BIG LAKE, Alaska (KTUU) - With chainsaws, fuel and sleds packed full of supplies, the Iditarod Trailbreakers are taking their first on-the-ground look at the trail. The six members of the crew set out from Big Lake Thursday morning to ride toward Rainy Pass.
Zack Steer, the logistics coordinator for Iditarod, said the focus of the week-long trip is on making permanent repairs to the section of the Iditarod trail that lies in the Matanuska-Susitna Borough.
"We have two areas of concern: one is around an area known as Round Mountain, an area that traditionally has a lot of side hill glaciation and is very rough and dangerous for the dogs and the mushers," said Steer.
One of the goals of the project will be to set a new route that is a little less technically challenging for Iditarod teams. In addition to re-routing, Steer says the second goal of the project will be more routine maintenance: brushing, replacing reflectors and doing anything to ensure less trail work is needed in the future.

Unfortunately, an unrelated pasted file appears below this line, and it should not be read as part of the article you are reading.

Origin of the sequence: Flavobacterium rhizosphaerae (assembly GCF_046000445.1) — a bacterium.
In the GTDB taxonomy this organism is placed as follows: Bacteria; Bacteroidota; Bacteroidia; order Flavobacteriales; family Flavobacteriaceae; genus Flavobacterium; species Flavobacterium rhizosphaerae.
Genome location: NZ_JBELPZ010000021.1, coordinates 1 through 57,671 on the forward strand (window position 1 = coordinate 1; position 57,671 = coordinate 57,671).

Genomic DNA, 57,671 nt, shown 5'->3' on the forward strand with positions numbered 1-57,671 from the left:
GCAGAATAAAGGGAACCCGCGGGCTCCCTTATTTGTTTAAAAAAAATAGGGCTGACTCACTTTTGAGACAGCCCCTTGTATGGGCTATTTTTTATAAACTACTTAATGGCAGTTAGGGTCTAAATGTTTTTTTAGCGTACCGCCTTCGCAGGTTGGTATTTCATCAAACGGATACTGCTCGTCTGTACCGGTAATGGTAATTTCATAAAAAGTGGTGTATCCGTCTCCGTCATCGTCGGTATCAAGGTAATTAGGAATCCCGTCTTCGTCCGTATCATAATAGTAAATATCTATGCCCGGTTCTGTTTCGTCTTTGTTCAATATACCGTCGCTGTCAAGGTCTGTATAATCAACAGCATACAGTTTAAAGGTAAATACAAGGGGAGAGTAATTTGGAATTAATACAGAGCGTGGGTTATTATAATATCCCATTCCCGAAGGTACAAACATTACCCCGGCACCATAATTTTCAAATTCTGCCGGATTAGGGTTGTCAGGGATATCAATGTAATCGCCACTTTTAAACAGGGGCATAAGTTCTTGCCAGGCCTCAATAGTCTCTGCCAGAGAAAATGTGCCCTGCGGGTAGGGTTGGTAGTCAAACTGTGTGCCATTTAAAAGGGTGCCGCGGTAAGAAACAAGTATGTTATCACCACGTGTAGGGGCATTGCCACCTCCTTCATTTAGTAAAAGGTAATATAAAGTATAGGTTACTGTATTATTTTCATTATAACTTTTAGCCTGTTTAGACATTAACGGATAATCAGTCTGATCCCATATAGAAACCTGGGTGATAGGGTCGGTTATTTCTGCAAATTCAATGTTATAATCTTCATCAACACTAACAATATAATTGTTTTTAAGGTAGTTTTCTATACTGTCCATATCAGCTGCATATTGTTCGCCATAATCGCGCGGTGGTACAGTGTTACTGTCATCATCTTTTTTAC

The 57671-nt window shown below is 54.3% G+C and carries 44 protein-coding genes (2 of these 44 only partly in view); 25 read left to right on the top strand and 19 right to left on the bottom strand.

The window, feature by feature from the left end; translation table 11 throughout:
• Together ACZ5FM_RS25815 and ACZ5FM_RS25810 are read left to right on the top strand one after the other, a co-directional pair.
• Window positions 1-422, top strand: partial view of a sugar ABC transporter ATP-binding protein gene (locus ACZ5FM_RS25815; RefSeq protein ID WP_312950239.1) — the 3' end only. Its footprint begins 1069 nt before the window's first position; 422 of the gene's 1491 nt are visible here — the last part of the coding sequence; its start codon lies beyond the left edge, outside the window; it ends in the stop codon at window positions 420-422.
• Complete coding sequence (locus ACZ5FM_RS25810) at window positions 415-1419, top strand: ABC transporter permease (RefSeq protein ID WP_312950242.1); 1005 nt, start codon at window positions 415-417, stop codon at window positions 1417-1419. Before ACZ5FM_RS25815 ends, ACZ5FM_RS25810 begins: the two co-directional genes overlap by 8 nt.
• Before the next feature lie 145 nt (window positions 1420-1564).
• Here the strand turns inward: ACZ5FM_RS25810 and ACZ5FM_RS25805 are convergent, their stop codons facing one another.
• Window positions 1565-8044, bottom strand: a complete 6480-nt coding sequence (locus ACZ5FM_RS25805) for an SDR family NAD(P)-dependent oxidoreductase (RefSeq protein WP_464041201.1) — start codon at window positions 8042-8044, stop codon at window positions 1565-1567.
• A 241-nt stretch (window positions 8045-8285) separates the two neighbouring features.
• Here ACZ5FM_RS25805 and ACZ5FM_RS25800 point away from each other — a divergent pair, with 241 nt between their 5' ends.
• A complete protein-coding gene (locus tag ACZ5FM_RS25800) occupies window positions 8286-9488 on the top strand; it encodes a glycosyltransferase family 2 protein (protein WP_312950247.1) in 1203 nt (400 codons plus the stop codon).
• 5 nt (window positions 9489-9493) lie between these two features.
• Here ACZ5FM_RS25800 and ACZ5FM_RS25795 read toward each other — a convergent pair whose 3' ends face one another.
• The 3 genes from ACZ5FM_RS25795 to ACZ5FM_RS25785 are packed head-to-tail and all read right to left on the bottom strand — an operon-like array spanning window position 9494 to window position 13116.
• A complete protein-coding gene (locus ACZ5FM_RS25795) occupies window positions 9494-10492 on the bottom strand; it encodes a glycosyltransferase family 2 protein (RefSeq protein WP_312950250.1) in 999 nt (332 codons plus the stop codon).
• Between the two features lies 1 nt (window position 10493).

“These efforts will hopefully ensure if we have a low snow year like we had in the past, we won’t have to go to Fairbanks for a restart,” said Steer.
This re-route is expected to cost around $20,000 with a lot of that money coming from the Matanuska-Susitna Borough and lodges along the trail.
In late January, trailbreakers will make their way north to McGrath to begin work on the Southern Route; a part of the trail that hasn't been run in five years.
State of the Race
Leading up to the 2018 race, the Iditarod has faced criticism from activist groups like People for The Ethical Treatment of Animals after sled dog deaths and the race's latest doping scandal.
Chas St. George, a public affairs spokesperson for the race, says the Iditarod will not take this criticism lying down and plans to address these issues before the 2018 race, even discussing cameras along the trail for added security.